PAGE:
In this British romantic thriller, Emma loves her husband Leo and their young daughter Ruby. But almost everything she's told them about herself is a lie. And she might just have got away with it—until her husband's research begins to unravel the truth.
The Love of My Life is a classic example of the 'I married a stranger' domestic suspense plot—with a twist. Usually, the partner with a secret triggers suspicion in us canny readers early on ... But, Emma Merry Bigelow, the enigmatic heroine of Rosie Walsh’s The Love of My Life, seems so funny, warm, compassionate and kind that we readers root for her—even though we learn fairly quickly that she’s living under an assumed name and harbors a host of other secrets, something her adoring husband, Leo, doesn’t know about. Walsh just may have written the first domestic suspense novel in which the deceitful spouse is also a genuinely nice person. Maybe ... As appealing as the characters of Emma and Leo are, the essential draw of a domestic suspense story such as this one is its plot. Walsh concocts a doozy. Her narrative is studded with evasively worded passages that lure us readers into dead ends, switchback turns, false sutures between scenes and a startling final climax. All that passes for reality is unstable in The Love of My Life.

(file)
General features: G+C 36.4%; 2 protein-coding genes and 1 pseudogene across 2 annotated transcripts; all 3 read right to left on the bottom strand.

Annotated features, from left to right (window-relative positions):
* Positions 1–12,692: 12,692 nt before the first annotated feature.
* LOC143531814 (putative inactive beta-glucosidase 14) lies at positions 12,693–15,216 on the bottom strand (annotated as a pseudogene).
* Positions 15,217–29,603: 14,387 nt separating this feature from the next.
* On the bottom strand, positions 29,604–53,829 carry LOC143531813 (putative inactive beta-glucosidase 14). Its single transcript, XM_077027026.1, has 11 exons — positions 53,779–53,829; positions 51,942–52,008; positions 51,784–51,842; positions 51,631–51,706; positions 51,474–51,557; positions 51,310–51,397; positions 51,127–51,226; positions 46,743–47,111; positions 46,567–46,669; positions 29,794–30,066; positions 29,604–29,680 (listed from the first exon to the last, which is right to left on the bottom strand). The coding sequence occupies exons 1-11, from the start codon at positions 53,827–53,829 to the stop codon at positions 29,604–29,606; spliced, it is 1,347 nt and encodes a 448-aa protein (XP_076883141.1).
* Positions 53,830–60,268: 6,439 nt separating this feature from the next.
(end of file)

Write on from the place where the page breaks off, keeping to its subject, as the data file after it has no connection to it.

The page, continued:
The way that Walsh constructs her novel is bound to keep readers guessing, even if they figure out some of the secrets and surprises before Leo does. Walsh is especially adept at linguistic trickery (such as using pronouns instead of names) to manufacture surprises down the line. Short chapters and constantly changing viewpoints will keep readers hooked as much as the suspense does, and they will want to stick around to find out what happens next for Emma and Leo. In addition to being a propulsive suspense novel, The Love of My Life explores important questions about trust, betrayal, mental illness, trauma, and when (if ever) it’s acceptable to hold things back from one’s spouse. Walsh doesn’t tie up every loose end—one character, in particular, remains something of a cipher—but readers nevertheless will come away from the book both satisfied and reassured about the power of forgiveness and the resilience of love.
... heartbreaking ... Walsh cleverly integrates twists that not even jaded readers will be able to predict into an initially slow-burning plot that builds to an emotionally raw yet satisfying conclusion. Walsh is a writer to watch.